WaLK Series

WaLK (What a Linguist Knows) Series

A short blog series that plays with the metaphor of the career as journey, the idea here with WaLK is to take some steps – to navigate forward. The work of the jobseeker is to WaLK – to put one step in front of the other. 

What are WaLK signs?

  • The WHY of the work: The problem that you seek to solve
  • The HOW of the work: Your approach
  • The WHAT of the work: The transferrable skills you bring
  • The WHO: The people with whom you want to work
  • The WHO: The people for whom you want to work
  • The WHERE: The places where you want to work
  • The WHEN: Work-life balance you seek – which ultimately comes down to the value of the work (given that time is money:) salary, benefits, lifestyle implications.
an image of a walk sign for the walk series.

The WHO of Work – for WHOM & with WHOM

The list of interrogatives (who, what, when, where, why, how) always begins with “who” and when it comes to thinking about work, this really works!!!  WHO is a great place to start because it gets right to the heart of the matter when it comes to work – WHO do you want to help do what? Thinking about the WHO helps you to start to meaningfully break down some of the key organizing factors in structuring work.  We can think about the WHO in terms of WORK FOR – your sector or your field, the organization that you work for, or the particular communities that you serve with your work, or you can think about WORK WITH – your division, your organizational team, your colleagues.


Therefore, these two pieces bear further explanation, I am going to treat each (FOR WHOM, and WITH WHOM) in separate entries in this series.  And for now, I am going to take the WHO as an invitation to tackle one of my favorite challenges: describing work.


I have tackled this a couple ways here on Career Linguist, though BRIGHTEN, and through the Career Profiles, but the central challenge here is in thinking about work, does the industry, or sector matter more than the function and tasks that you perform?  The answer is of course that “it depends.” Part of this process is to learn about what motivates you more – what pulls you  – industry, sector, organization, department, team, role/function, tasks, colleagues or clients?


Some ways to start learning about the WHO:

Ask directly about things like workstyle preferences in informational interviews. Pay attention to how people introduce themselves and their work (and include yourself in these observations).  What do they mention first – industry, sector, organization, department, team, function, tasks, colleagues or clients?  Which of these do they exclude?  Do they describe past or future constituent pieces of these?  What do you make of the patterns that you observe? Begin at the beginning – to learn as much as you can about all of these aspects of work, I know of no better place to start than LinkedIn.  Starting with their list of industries, which is the most comprehensive of any that I have seen.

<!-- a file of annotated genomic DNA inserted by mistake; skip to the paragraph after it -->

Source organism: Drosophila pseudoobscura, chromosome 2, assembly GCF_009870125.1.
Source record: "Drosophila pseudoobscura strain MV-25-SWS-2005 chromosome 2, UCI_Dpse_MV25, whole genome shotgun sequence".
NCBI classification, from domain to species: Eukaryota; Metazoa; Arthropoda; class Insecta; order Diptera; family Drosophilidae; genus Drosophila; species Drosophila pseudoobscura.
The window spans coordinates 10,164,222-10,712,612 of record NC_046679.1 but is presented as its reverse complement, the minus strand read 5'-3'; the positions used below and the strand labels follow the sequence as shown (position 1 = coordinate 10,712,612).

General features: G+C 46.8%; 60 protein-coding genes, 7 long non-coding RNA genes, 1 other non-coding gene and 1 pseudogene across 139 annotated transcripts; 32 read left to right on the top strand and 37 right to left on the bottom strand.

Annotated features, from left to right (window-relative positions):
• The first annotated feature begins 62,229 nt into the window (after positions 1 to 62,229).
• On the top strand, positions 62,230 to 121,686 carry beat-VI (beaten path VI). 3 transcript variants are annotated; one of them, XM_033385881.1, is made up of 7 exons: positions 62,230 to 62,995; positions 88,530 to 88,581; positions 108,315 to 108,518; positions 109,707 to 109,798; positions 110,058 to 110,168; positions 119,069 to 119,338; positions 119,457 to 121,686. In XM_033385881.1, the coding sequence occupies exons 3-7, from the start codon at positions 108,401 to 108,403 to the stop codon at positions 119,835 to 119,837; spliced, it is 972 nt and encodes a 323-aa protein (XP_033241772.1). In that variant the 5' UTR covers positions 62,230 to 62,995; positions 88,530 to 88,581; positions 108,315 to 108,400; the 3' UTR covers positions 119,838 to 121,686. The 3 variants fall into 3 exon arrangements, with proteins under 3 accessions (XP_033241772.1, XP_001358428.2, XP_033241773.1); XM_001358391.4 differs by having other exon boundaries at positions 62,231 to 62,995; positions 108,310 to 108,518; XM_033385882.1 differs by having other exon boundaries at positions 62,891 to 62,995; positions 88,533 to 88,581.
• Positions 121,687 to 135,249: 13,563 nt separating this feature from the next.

As a thought exercise, compare aspects of your dream job against one another – so for example, if your dream job is to perform the duties of a project manager at a particular organization, in a particular sector, see whether you can identify different people who are project managers at different organizations and sectors, then people at this organization who have different roles (and maybe different sectors?), and then a focus on the sector – what are all of the different worlds of work comprised in their “for WHOM.”  Which pieces of work remain most interesting to you?

The HOW of Work

I have approached the question of the HOW a couple different ways in discussions on this blog, so first let me say a bit more about what I mean by the HOW of work.  Here I am I referring to how you think and the way that you see the world and how this shapes the problems that you see and how you approach the solving of them.  In research, this is your analytical approach.  In your professional life, you may certainly bring something from your analytical approach (as it likely shapes how you see things, frame problems), but how you think is not going to be everything about how you work.  Although certainly, it does begin with what you see, work comprises myriad factors including the people with whom and for whom you work, the contexts in which you do it – and all of the other work interrogatives which come to flavor your HOW, but it does all begin with “what do you notice?”